Unusual CPU Usage

OS type and version Ubuntu Linux 20.04.5
Webmin version 2.001
Virtualmin version 7.3-1

I’ve been observing unusual CPU usage for a few days on my server.
When I click on CPU it redirects to several WP plugins but plugins on different websites…

When I kill them the CPU usage drops but then back to 100%…

I am sharing the output of the “top” command with you.
Can you help me?
How can I get rid of this disease?

This is screenshot: https://i.imgur.com/tWgfE2w.png

What are cma_m_mailprefs and homeAug162010?

Whatever user those are running as has been exploited, I’d wager.

Those look like the randomized sort of names attackers use to make themselves harder to detect by automated scanners.

You need to update whatever apps that domain is running, and track down and cleanup all the various cronjobs and extra PHP scripts the attacker has put in place to reinstall itself if it gets shut down.

I don’t understand what you’re describing here. But, if you have multiple users running these processes, then more than one site has been compromised, presumably because they were running the same exploitable plugin or application version.

The same is true for 3 websites…
As I said, when I click on the CPU counter;


it’s actually running a file that doesn’t exist in that directory… I don’t know how it does it! After raising this topic here I disabled these sites and made these directories (public_html) CHMOD 000 with root user.

When I look now the CPU is 5% and everything is normal.
How can I find what triggered this l.php file?

l.php is in a directory under public_html so anyone in the world could trigger it by visiting the URL:

As Joe pointed out:

Your Virtualmin system is secure but some domains have been hacked. If you disable those domains, the Virtualmin server will function normally.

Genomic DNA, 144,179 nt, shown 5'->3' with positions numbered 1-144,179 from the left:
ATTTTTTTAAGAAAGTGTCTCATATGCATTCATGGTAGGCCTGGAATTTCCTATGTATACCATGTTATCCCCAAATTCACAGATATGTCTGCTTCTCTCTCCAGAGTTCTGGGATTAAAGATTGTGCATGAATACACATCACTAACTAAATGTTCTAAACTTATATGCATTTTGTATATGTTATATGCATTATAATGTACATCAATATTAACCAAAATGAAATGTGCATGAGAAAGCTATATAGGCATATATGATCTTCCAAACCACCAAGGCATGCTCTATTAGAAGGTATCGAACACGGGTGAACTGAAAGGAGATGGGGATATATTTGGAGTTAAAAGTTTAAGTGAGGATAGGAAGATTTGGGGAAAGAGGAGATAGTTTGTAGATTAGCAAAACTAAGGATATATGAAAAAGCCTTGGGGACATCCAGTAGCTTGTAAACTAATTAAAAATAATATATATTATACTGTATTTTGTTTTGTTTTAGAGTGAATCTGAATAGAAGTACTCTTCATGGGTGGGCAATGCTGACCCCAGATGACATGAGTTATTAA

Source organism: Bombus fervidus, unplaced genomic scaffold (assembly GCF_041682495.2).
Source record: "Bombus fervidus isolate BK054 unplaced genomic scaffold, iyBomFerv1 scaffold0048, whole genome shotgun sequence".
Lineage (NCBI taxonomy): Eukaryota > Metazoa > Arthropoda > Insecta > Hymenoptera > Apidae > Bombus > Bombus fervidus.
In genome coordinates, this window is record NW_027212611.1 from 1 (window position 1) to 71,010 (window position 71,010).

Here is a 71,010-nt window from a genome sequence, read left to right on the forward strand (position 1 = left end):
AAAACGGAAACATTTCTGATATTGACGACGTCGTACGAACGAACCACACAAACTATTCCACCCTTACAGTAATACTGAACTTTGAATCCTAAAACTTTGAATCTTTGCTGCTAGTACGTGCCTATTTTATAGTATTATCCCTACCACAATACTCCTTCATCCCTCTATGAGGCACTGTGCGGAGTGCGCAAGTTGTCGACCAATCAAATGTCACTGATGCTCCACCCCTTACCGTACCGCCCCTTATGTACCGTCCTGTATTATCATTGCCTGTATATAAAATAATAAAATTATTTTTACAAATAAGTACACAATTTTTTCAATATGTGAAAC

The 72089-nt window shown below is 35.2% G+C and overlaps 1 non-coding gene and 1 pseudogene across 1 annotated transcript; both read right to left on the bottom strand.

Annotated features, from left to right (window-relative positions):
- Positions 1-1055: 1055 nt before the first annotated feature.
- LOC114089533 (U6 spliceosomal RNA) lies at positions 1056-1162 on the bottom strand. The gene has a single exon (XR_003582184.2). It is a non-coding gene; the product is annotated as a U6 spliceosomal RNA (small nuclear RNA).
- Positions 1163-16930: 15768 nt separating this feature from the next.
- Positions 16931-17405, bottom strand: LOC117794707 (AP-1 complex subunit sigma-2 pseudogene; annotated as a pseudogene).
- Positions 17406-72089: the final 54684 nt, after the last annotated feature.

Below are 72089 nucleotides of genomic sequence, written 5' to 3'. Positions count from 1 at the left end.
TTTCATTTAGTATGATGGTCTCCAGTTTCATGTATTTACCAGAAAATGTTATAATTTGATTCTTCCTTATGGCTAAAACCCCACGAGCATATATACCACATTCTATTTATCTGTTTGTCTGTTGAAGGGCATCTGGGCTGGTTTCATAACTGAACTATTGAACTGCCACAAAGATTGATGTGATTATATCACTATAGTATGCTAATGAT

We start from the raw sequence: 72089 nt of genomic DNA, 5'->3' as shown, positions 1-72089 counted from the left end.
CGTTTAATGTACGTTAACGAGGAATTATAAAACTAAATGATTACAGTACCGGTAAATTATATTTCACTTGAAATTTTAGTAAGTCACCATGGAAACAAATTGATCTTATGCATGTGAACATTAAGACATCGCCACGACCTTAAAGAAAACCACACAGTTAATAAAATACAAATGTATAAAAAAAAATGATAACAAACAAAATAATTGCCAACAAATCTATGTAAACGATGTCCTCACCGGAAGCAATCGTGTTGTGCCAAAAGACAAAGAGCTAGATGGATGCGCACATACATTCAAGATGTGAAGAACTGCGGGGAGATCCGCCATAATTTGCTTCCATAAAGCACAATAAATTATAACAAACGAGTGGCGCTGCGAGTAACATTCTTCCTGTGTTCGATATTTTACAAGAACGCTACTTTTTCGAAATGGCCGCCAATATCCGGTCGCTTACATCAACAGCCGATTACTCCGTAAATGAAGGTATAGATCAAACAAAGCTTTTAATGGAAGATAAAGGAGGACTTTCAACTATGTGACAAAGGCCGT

If you have a known good backup of the domains that have been hacked, you should restore them and then update WP and plugins and do whatever needs to be done to keep WP secure to prevent this from happening again.

The strange thing is that I deleted l.php from all directories.
I click on the CPU and kill the application doing this danger file.
It restarts after 10 minutes.
Where can I find out how started it?

Repeat: l.php is currently not available anywhere.

I know exactly what you are going through.

But this thread is about high CPU usage and the community has collectively diagnosed and offered a solution to that issue.

It is due to Virtualmin’s robust architecture, which has evolved to what it is today, that the hackers were not able to take control of your entire server after they got in through one of your domains. It now falls upon you to teach yourself how to best secure WordPress so that there is no strange behaviour on your server; that is perhaps not a topic directly related to the Virtualmin forum.

@tpnsolutions is an excellent consultant. Perhaps you could discuss it privately with him?

Of course it does. The attacker obtained access as the user the domain runs as. They were able to add cronjobs, other scripts with different names, etc.